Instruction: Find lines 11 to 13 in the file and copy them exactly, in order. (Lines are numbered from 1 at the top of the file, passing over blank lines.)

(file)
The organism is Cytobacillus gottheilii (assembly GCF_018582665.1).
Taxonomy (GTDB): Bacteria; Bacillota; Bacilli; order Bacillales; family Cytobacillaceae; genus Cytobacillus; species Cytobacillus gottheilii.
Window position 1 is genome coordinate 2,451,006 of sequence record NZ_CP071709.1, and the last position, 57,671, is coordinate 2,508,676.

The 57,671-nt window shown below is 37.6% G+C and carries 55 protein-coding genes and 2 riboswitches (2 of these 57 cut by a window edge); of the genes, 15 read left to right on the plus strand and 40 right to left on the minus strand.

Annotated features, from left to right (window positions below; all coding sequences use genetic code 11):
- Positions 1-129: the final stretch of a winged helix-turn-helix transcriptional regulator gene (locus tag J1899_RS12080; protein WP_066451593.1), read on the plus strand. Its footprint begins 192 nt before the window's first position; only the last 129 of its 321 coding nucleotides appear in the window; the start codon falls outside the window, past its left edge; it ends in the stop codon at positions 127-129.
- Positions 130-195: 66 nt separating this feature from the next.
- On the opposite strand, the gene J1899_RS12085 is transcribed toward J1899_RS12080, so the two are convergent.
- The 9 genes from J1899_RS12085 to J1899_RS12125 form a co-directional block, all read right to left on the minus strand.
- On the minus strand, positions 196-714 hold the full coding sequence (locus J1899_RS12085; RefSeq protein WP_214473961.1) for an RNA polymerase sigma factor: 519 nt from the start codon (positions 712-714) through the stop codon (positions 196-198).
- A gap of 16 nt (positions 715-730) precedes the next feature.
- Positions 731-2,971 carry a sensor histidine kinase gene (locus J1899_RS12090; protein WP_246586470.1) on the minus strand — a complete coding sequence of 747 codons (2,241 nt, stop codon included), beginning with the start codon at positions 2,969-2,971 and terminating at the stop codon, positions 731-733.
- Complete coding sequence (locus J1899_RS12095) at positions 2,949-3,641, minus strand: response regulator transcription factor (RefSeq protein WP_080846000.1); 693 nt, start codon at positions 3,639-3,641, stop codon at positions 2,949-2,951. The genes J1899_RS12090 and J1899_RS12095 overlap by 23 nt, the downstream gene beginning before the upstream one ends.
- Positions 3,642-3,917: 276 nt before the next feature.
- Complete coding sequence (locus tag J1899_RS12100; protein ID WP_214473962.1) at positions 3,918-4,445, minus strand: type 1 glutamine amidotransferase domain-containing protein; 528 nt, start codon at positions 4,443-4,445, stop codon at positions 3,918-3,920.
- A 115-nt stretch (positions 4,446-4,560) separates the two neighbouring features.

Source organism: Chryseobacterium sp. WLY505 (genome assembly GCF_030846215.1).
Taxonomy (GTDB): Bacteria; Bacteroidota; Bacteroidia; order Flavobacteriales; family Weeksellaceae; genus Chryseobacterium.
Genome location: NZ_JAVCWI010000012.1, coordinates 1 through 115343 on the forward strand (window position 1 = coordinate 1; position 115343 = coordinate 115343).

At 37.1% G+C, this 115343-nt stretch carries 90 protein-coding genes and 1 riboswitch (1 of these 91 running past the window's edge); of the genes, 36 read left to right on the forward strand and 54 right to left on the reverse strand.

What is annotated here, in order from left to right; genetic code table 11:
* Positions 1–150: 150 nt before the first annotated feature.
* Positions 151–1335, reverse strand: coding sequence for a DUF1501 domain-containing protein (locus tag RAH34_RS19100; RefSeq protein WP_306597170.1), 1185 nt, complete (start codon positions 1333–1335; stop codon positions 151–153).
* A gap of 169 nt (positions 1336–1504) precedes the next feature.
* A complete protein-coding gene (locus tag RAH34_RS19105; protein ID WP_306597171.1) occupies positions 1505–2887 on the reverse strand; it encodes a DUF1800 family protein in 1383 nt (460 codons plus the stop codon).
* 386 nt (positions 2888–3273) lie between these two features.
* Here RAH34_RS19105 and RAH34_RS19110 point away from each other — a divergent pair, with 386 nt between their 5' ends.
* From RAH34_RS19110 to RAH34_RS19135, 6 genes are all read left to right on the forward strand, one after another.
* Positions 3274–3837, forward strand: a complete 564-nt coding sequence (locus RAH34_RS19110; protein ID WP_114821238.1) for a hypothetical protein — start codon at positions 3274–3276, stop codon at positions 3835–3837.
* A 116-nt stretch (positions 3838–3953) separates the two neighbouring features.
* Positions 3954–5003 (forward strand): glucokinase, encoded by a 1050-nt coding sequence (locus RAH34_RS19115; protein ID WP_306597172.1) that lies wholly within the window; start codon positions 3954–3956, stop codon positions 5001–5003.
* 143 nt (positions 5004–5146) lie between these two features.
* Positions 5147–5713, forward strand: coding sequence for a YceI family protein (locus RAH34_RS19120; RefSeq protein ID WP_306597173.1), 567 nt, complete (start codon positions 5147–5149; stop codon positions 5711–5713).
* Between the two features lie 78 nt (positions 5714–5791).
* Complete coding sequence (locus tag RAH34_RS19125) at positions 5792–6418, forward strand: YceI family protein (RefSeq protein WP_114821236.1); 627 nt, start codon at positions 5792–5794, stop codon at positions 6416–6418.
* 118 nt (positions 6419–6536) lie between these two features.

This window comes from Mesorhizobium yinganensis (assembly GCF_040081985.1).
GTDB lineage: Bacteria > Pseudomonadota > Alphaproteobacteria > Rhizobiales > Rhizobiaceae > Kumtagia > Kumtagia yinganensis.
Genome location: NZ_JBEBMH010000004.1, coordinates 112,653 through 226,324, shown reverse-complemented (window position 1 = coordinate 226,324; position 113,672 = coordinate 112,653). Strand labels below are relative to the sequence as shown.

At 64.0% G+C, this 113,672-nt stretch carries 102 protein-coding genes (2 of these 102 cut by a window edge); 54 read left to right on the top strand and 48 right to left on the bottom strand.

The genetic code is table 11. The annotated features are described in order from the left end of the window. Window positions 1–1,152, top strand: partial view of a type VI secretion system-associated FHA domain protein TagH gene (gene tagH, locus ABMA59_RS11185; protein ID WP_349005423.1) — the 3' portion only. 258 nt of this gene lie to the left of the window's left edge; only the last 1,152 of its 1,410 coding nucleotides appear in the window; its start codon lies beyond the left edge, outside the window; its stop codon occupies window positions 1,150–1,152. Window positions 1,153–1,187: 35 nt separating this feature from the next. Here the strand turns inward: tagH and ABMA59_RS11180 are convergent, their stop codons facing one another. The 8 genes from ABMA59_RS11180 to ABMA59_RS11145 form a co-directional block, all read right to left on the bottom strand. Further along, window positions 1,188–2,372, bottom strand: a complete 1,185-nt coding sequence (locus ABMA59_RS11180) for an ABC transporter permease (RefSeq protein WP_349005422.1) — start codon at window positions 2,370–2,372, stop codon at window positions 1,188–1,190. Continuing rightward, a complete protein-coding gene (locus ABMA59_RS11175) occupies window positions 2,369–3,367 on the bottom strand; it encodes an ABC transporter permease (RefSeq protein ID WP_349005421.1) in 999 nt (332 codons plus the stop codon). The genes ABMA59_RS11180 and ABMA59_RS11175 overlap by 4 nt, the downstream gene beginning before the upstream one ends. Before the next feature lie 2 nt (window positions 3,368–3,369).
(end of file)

- A gap of 16 nt (positions 715-730) precedes the next feature.
- Positions 731-2,971 carry a sensor histidine kinase gene (locus J1899_RS12090; protein WP_246586470.1) on the minus strand — a complete coding sequence of 747 codons (2,241 nt, stop codon included), beginning with the start codon at positions 2,969-2,971 and terminating at the stop codon, positions 731-733.
- Complete coding sequence (locus J1899_RS12095) at positions 2,949-3,641, minus strand: response regulator transcription factor (RefSeq protein WP_080846000.1); 693 nt, start codon at positions 3,639-3,641, stop codon at positions 2,949-2,951. The genes J1899_RS12090 and J1899_RS12095 overlap by 23 nt, the downstream gene beginning before the upstream one ends.